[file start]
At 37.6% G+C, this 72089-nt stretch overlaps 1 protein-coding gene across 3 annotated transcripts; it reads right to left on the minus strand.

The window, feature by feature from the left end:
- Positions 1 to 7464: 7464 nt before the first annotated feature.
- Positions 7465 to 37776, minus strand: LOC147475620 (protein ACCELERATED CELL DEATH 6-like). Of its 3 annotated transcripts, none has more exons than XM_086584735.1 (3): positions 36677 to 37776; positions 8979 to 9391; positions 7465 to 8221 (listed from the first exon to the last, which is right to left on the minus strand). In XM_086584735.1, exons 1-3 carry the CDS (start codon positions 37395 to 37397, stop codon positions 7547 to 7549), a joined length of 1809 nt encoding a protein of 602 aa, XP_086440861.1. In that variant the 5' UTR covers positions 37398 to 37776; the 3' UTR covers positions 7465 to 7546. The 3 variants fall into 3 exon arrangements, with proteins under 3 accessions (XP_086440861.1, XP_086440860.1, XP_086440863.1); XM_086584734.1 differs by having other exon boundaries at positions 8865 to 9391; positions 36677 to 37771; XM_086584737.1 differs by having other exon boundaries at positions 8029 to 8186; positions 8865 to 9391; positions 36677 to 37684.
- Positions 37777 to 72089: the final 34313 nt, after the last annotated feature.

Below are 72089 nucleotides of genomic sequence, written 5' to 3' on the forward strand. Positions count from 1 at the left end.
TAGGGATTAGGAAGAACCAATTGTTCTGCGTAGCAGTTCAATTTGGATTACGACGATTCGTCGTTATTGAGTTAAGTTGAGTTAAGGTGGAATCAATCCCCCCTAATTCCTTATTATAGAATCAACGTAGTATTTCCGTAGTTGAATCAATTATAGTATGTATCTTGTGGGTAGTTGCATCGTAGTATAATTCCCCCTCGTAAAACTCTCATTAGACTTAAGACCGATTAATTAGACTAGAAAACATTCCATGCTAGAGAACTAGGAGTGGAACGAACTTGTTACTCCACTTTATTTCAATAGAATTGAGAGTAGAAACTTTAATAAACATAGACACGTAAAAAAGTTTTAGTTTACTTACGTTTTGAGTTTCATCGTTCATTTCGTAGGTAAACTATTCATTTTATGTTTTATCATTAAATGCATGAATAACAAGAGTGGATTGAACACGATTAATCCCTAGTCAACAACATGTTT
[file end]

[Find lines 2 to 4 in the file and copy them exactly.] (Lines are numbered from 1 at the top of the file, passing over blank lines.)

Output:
The window, feature by feature from the left end:
- Positions 1 to 7464: 7464 nt before the first annotated feature.
- Positions 7465 to 37776, minus strand: LOC147475620 (protein ACCELERATED CELL DEATH 6-like). Of its 3 annotated transcripts, none has more exons than XM_086584735.1 (3): positions 36677 to 37776; positions 8979 to 9391; positions 7465 to 8221 (listed from the first exon to the last, which is right to left on the minus strand). In XM_086584735.1, exons 1-3 carry the CDS (start codon positions 37395 to 37397, stop codon positions 7547 to 7549), a joined length of 1809 nt encoding a protein of 602 aa, XP_086440861.1. In that variant the 5' UTR covers positions 37398 to 37776; the 3' UTR covers positions 7465 to 7546. The 3 variants fall into 3 exon arrangements, with proteins under 3 accessions (XP_086440861.1, XP_086440860.1, XP_086440863.1); XM_086584734.1 differs by having other exon boundaries at positions 8865 to 9391; positions 36677 to 37771; XM_086584737.1 differs by having other exon boundaries at positions 8029 to 8186; positions 8865 to 9391; positions 36677 to 37684.